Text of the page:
When I first saw Moana, I ranked it as typical Disney. It was better in some ways; Moana’s primary relationship is with family, not a boyfriend, which is a refreshing change, and she is athletic and does stuff. But once I saw the same old “Junior knows best” and “Follow your heart” tropes at play, I honestly dismissed it as nothing special and even dozed off for some of the final act.
Yet some friends my age, whom I love and respect, were deeply moved by the film. This piqued my curiosity. And as I listen to the soundtrack ad infinitum with my girls, I get chills every time Moana sings “I am Moaaanaaaaaa!” At one point I found myself crying while washing dishes. Okayyy…. interest piqued further.
So I was willing to accept that there was more to this film than the Disney formula I had assumed, something deeper it was tapping into. Though I don’t own the film, I do own the soundtrack. And boy do I. I heard that thing umpteen-million times (and I am still not tired of it, if you’re wondering).
So by careful (and repetitious) listening, and picking up the ol’ literary analysis toolbox, I was determined to get to the bottom of it. My results? Well, they have changed me from dismissive to wanting to buy the film. They are also extensive. In fact, this will be a two-parter. (Hey, it’s called Word-HOARD for a reason.)
CLUE 1: FOILS
A writing tip I’ve picked up is that whenever you have a protagonist with an internal struggle, it’s good to have a foil or two to highlight possible consequences for the protagonist’s success or failure. Brandon Sanderson has said that he likes to have one foil show the consequences of giving in to the protagonist’s internal problem, and possibly one who shows the gains of handling the problem rightly.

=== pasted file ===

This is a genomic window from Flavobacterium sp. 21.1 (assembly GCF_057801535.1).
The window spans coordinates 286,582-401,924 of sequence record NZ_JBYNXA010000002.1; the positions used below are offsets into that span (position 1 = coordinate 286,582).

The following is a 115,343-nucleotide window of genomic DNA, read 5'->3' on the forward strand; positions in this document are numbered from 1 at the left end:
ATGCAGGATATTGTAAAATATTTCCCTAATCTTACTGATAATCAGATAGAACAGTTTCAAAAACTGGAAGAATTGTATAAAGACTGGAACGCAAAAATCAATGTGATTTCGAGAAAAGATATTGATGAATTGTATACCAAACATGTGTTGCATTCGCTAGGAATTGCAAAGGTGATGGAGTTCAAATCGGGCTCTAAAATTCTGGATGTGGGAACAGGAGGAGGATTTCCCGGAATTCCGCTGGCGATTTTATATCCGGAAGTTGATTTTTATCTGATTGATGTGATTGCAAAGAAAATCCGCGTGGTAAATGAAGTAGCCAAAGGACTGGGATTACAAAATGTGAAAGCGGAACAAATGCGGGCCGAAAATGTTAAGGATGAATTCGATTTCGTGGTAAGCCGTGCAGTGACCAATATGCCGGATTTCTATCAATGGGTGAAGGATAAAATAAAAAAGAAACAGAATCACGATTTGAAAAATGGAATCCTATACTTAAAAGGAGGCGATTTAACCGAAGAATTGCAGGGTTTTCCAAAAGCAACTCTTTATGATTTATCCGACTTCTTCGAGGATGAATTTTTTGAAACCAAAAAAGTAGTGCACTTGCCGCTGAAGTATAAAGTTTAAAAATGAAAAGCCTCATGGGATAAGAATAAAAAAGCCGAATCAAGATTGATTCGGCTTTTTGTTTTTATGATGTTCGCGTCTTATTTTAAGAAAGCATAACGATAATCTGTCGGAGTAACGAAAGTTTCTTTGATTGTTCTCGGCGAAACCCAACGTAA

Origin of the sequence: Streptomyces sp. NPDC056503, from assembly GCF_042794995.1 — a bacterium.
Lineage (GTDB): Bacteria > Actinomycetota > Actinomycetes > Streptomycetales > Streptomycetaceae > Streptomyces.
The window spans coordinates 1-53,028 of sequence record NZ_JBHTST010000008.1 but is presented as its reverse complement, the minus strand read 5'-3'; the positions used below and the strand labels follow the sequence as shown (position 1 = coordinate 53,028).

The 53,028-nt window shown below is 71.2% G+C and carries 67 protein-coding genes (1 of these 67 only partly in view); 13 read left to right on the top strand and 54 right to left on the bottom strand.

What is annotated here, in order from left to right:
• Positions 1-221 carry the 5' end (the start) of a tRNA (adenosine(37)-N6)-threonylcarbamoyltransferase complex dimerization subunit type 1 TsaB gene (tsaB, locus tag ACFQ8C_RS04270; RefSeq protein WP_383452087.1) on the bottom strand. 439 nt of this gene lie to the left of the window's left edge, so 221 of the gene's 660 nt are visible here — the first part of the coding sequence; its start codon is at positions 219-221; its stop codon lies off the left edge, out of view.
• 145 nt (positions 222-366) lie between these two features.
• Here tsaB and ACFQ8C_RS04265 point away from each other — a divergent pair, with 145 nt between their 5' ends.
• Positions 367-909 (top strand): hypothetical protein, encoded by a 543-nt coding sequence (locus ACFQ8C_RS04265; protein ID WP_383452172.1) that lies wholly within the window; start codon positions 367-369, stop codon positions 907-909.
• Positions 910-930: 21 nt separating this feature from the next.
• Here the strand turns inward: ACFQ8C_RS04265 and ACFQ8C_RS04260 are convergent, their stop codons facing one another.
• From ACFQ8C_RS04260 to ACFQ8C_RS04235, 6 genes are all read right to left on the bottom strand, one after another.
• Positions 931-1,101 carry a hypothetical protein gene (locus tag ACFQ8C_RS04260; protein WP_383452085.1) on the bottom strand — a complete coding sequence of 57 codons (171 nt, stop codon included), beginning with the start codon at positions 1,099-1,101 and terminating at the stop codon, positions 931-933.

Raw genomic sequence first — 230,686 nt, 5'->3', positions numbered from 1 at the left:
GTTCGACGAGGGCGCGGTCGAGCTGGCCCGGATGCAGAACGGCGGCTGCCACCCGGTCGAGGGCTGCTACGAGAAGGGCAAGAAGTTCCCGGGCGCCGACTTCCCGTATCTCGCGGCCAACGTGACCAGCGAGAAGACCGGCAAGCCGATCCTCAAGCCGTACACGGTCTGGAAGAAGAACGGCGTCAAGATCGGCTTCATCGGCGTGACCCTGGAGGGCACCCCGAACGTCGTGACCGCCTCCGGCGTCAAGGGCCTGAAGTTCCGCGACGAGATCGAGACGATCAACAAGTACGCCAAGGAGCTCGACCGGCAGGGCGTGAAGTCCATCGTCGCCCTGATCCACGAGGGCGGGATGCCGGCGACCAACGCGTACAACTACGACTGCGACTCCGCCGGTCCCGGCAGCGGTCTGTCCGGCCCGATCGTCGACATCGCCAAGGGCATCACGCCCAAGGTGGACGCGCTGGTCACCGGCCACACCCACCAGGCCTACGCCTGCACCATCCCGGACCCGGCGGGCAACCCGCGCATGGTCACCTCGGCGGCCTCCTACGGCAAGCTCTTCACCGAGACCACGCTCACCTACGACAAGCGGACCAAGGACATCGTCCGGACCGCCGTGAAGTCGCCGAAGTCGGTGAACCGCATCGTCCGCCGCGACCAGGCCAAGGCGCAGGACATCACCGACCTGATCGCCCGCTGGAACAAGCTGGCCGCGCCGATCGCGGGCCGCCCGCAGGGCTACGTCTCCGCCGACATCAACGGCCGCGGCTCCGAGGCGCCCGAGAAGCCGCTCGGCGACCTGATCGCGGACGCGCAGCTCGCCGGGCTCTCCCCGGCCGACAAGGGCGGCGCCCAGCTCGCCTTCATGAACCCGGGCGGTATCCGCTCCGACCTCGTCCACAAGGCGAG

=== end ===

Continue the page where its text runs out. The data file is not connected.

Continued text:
In Sanderson’s own Mistborn, Vinn is torn between the certainty she can’t trust anyone and the desire for trust, represented by Reen and Kelsier respectively. In Hamlet, the play I always use to teach foils, Laertes is the “bad” foil who handles decision-making even worse than Hamlet; Fortinbras, Jr. is the “good” foil who shows us what Hamlet should do but alas, does not.
But let’s stop talking about Hamlet, because that could easily usurp this entire post. In Moana, the only two characters developed enough to be foils are Maui and Tala (Moana’s grandmother).
Maui is troubled and somewhat troublesome, so let’s assume he’s the “badly handled internal struggle” foil. You could say his problem is arrogance or selfishness, but the evil crab Tamatoa is the one who identifies the real problem, which the other faults only cover for. Exposing Maui’s hidden back tattoo as the lights dramatically lower, Tamatoa taunts, “Now it’s time for me to take apart / Your aching heart: / Far from the ones who abandoned you, / Chasing the love of these humans / Who made you feel wanted.”
Maui wants the gods’ approval, but doesn’t have it. So he “chases” the love of humans who make him feel wanted: chases their approval.
Is Moana’s internal struggle, based on this clue from her foil, about approval?
Let’s check our other foil. Does Tala, whom we may assume by default to be the “good” one, also have to do with approval? WHY YES SHE DOES. She doesn’t care about it: “The village may think I’m crazy / Or say that I drift too far, / But once you know what you like, well, / There you are.” She constantly encourages Moana to follow her heart.